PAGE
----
By Jewel Allison
Jewel Allison says she stayed quiet after Bill Cosby assaulted her because she didn’t want to hurt the African-American community. (Yana Paskova/For The Washington Post)
Like many of the women who say they were assaulted by Bill Cosby, it took me two decades to gain the courage to reveal it publicly. His accusers – mostly white, so far – have faced retaliation, humiliation, and skepticism by coming forward.
As an African-American woman, I felt the stakes for me were even higher. Historic images of black men being vilified en masse as sexually violent sent chills through my body. Telling my story wouldn’t only help bring down Cosby; I feared it would undermine the entire African-American community.
When I first heard Andrea Constand and Tamara Green publicly tell their stories about being drugged and assaulted by Cosby, I wasn’t relieved; I was terrified. I knew these women weren’t fabricating stories and conspiring to destroy America’s favorite dad, but I did not want to see yet another African-American man vilified in the media.
As I debated whether to come forward, I struggled with where my allegiances should lie – with the women who were sexually victimized or with black America, which had been systemically victimized. I called several friends for advice.
While some encouraged me to speak out, others were cautious – even angry. One friend, an African-American man, insisted I should stay quiet: “You will be eaten alive, and for what? The black community is not going to support you.” It wasn’t what I wanted to hear, but I think it was his way of protecting me.
Even I felt a certain instinct to protect Cosby. In the 1980s, when The Cosby Show aired, African Americans were suffering more than most from the combined scourge of Reaganomics, AIDS and the crack epidemic.
When I would go home to Brooklyn, I would wonder whether absent childhood friends had gotten hooked on crack. When a fellow model wouldn’t show up at auditions for months, I worried that she had succumbed to AIDS – and sadly, one close friend did. Weekly doses of The Cosby Show allowed me to escape this painful reality and restore my hope in the future for black America.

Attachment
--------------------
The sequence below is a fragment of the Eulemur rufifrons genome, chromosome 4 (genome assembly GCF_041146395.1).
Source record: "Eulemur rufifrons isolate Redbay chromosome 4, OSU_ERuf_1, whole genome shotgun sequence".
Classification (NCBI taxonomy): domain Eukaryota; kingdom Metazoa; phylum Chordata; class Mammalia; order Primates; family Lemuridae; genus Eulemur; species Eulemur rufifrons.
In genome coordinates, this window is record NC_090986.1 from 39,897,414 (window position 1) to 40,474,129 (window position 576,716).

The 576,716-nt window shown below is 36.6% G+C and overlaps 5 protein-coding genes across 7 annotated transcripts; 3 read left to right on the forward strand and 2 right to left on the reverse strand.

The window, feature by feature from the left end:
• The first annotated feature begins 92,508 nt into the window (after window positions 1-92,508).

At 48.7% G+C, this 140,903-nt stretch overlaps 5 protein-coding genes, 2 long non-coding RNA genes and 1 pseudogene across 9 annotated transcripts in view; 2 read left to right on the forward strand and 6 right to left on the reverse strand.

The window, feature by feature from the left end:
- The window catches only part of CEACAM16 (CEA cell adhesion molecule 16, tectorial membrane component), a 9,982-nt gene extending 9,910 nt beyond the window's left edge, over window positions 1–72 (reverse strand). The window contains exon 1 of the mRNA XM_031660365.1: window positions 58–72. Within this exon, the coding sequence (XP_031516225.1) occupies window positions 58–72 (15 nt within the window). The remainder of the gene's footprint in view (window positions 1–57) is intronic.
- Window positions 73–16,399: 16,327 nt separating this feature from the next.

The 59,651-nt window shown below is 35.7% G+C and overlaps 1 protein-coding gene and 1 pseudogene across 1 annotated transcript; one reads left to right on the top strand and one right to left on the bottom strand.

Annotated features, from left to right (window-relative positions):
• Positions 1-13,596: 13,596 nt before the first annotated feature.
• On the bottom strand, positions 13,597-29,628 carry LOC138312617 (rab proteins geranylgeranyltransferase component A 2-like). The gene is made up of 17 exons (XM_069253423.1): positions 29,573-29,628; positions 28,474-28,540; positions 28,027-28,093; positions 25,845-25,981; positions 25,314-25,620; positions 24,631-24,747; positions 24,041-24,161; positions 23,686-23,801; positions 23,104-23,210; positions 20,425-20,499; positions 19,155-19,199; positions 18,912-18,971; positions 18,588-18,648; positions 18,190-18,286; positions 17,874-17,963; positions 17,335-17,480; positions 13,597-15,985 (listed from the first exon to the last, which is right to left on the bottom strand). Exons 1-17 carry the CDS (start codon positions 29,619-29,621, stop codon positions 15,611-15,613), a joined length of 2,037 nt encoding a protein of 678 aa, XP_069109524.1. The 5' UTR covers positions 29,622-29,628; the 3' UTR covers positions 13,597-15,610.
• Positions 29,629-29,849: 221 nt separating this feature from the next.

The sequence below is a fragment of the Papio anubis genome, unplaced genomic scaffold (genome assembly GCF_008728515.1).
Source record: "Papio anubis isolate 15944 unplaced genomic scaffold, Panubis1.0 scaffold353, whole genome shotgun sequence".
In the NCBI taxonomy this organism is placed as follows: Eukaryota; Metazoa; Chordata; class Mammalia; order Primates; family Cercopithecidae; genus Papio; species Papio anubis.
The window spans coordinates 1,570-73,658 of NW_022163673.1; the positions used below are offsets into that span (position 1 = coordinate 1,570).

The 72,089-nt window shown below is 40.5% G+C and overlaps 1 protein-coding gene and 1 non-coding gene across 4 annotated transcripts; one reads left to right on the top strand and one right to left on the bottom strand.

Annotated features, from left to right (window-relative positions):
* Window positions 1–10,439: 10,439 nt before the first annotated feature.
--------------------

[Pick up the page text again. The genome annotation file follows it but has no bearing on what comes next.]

The well-educated, well-spoken and well-heeled Huxtables seemed to promise that, despite the decaying conditions for black folks, everything was going to be alright. In The Cosby Show’s first season, I attached myself to Lisa Bonet’s character, Denise, because of our similar age and physical appearance, and I imagined the Huxtables were my family.
With his 30-minute sitcom, Cosby helped soothe black America’s psyche, showing that our men could be engaged fathers, our women could become successful lawyers and our children could go to college. By simply providing a better vision of ourselves, Cosby became one of the African-American community’s most celebrated and admired icons.
But as I vomited in the backseat of the taxi that Cosby ushered me into after he assaulted me one night in the late 1980s, that Dr. Huxtable image no longer made sense. I felt both physically violated and emotionally bamboozled. Still, I didn’t want the image of Dr. Huxtable reduced to that of a criminal.
For so many of the African-American men I knew, William H. Cosby, Ed.D. provided a much-needed wholesome image of success, and the character he made famous was their model for self-worth and manhood. I knew that, in my reluctance to add my assault to the allegations facing Cosby, I was allowing race to trump rape.